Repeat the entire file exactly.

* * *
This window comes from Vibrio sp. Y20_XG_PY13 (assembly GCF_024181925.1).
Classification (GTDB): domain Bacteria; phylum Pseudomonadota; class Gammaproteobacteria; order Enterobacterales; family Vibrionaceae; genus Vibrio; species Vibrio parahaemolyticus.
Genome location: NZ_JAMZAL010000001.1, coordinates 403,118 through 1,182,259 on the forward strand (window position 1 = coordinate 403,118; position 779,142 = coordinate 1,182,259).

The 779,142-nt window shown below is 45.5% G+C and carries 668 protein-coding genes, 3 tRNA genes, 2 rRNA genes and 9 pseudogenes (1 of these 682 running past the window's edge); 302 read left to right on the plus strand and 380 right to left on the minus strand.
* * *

This window comes from Vibrio sp. Y20_XG_PY13 (assembly GCF_024181925.1).
Classification (GTDB): domain Bacteria; phylum Pseudomonadota; class Gammaproteobacteria; order Enterobacterales; family Vibrionaceae; genus Vibrio; species Vibrio parahaemolyticus.
Genome location: NZ_JAMZAL010000001.1, coordinates 403,118 through 1,182,259 on the forward strand (window position 1 = coordinate 403,118; position 779,142 = coordinate 1,182,259).

The 779,142-nt window shown below is 45.5% G+C and carries 668 protein-coding genes, 3 tRNA genes, 2 rRNA genes and 9 pseudogenes (1 of these 682 running past the window's edge); 302 read left to right on the plus strand and 380 right to left on the minus strand.